Has physics neared the end of its tether? I recently saw a strange National Geographic special about scientists positing the existence of parallel universes in which things that have not happened in our universe are happening. For example, if you decide to go one way on a street, there is a universe in which you are going the other way, and this “splitting” goes on pretty much infinitely, for every action. This idea is premised on quantum behavior, the way in which subatomic particles appear to be in more than one place at the same time.
There are also replicas of us throughout the universe. The explanation for this is that there are a limited number of molecules in existence, and so only a limited number of combinations is possible. It stands to reason that we all have had to be copied quite a few times because there aren’t enough molecules to make entirely new combinations every time somebody pops into existence. I wasn’t sure, but I think that the universes in which we are going the other way on the street were different from the universes in which our replicas are living their own lives, separate from our decisions.
It was all very puzzling. The only bit of actual science seemed to be some observations of a galaxy of stars sliding out of place. Things became clearer, however, when a female physicist propounded the main idea — that we not think of our world as being unique in any way. There are probably dozens of worlds like ours all over the place in the multiverse, so our old Earth is really quite mundane and run of the mill. Physicists have known about quantum behavior and the notion of parallel universes splitting off from subatomic particles for decades, but they used to ignore it. They have lately taken it up again, conveniently in time to counter calculations of the astronomical odds against the elements of life developing as they have done here. And the other clarifying point was that in the bizarro parallel universe, the 9/11 attacks could have been carried out by Christian fundamentalists, an idea which must be very gratifying for some.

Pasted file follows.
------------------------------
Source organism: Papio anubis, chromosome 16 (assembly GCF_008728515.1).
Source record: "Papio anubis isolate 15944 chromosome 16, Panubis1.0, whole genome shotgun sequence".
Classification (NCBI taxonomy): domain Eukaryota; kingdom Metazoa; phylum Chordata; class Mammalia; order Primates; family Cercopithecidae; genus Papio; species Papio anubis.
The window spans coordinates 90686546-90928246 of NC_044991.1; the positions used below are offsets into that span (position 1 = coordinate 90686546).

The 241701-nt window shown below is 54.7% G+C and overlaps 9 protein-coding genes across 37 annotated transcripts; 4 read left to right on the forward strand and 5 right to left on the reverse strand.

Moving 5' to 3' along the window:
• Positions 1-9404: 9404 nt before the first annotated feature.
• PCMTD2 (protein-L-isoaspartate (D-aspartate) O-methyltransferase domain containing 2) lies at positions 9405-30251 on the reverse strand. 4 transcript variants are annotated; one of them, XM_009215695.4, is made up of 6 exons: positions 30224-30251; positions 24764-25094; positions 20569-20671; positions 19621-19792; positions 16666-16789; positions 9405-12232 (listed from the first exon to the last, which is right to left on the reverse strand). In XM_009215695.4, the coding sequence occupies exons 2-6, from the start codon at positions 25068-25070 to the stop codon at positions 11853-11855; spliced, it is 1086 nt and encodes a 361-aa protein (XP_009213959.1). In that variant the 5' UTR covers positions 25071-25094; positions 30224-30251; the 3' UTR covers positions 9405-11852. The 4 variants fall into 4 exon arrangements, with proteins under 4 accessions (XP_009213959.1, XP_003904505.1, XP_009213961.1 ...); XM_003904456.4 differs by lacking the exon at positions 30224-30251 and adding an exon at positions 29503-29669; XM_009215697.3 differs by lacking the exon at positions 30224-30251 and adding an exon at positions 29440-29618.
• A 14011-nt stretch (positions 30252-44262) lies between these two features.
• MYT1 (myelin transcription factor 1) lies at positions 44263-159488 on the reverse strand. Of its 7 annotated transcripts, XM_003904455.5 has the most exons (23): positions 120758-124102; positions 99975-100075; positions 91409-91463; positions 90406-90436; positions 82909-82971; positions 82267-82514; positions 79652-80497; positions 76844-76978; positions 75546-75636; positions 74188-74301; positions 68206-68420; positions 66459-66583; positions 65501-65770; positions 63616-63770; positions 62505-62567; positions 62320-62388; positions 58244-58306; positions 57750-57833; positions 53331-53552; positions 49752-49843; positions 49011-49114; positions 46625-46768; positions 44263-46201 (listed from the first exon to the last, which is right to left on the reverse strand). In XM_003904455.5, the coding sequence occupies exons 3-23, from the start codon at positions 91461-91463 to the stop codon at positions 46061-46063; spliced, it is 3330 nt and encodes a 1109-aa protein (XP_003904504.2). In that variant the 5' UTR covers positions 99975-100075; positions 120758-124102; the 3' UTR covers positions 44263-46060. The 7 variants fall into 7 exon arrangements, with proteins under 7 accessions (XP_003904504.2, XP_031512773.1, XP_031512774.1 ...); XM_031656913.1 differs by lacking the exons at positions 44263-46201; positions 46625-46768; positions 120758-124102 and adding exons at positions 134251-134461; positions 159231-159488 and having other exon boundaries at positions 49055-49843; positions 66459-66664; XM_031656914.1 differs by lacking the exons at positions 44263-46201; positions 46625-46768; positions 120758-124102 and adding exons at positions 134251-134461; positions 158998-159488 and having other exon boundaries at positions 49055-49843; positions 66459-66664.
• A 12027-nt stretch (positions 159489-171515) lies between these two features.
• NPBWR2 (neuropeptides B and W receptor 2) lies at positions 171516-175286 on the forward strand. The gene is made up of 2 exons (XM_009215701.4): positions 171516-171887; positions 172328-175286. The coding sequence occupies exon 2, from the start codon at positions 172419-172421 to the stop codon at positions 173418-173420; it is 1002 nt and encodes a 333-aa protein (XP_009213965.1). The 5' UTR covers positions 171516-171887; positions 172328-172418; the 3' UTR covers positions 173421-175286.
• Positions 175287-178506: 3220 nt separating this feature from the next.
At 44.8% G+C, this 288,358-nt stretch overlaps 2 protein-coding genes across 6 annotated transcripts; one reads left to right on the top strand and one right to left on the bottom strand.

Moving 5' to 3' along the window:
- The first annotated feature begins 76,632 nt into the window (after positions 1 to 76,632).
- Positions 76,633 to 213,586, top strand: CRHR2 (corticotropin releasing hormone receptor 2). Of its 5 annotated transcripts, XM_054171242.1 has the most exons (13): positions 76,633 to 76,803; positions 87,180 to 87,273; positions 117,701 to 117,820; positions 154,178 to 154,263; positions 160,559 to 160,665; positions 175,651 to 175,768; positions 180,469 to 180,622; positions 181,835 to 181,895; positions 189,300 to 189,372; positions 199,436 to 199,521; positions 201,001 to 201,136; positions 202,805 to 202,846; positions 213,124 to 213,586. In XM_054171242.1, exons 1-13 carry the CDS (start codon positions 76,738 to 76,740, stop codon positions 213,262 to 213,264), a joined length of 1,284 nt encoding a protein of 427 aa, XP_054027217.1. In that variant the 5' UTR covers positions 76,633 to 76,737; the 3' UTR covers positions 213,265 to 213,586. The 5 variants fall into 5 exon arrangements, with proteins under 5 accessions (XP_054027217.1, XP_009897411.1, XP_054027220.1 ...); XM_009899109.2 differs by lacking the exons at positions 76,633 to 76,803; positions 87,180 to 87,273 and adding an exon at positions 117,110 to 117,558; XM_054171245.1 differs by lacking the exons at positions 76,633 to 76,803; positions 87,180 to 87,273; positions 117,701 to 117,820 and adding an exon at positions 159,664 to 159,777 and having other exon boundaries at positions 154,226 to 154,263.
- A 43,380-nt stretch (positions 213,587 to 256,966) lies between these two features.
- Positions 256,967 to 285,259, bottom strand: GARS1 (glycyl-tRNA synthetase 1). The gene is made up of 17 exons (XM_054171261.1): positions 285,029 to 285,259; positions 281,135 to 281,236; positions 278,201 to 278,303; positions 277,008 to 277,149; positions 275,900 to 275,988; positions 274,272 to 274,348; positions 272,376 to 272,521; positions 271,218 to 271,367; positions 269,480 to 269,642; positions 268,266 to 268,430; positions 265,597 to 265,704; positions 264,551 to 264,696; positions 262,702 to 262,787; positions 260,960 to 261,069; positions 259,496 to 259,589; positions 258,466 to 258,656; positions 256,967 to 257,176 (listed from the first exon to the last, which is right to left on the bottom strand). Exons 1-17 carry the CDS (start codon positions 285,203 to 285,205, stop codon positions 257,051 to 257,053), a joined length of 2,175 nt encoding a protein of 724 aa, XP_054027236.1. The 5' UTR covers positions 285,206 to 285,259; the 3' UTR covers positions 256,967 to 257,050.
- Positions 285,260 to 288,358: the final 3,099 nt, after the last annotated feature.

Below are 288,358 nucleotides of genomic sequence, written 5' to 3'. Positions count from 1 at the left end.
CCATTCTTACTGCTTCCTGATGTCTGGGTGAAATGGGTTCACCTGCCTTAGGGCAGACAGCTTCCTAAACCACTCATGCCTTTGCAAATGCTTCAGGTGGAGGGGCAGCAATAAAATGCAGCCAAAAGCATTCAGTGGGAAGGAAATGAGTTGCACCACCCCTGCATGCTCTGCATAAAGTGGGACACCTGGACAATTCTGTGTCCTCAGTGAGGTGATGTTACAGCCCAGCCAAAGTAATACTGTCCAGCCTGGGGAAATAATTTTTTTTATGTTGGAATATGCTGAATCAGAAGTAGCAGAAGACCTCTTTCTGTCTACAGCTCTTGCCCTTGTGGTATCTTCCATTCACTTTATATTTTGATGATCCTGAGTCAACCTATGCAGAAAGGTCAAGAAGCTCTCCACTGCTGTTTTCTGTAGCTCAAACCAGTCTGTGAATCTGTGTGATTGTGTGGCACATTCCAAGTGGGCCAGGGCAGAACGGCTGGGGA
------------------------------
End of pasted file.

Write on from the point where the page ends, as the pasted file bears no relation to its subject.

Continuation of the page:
I suppose physicists could devote themselves to figuring out why, given the inexplicability and unpredictability of quantum behavior, we still have a relatively understandable world. But perhaps there are things even science does not want to know.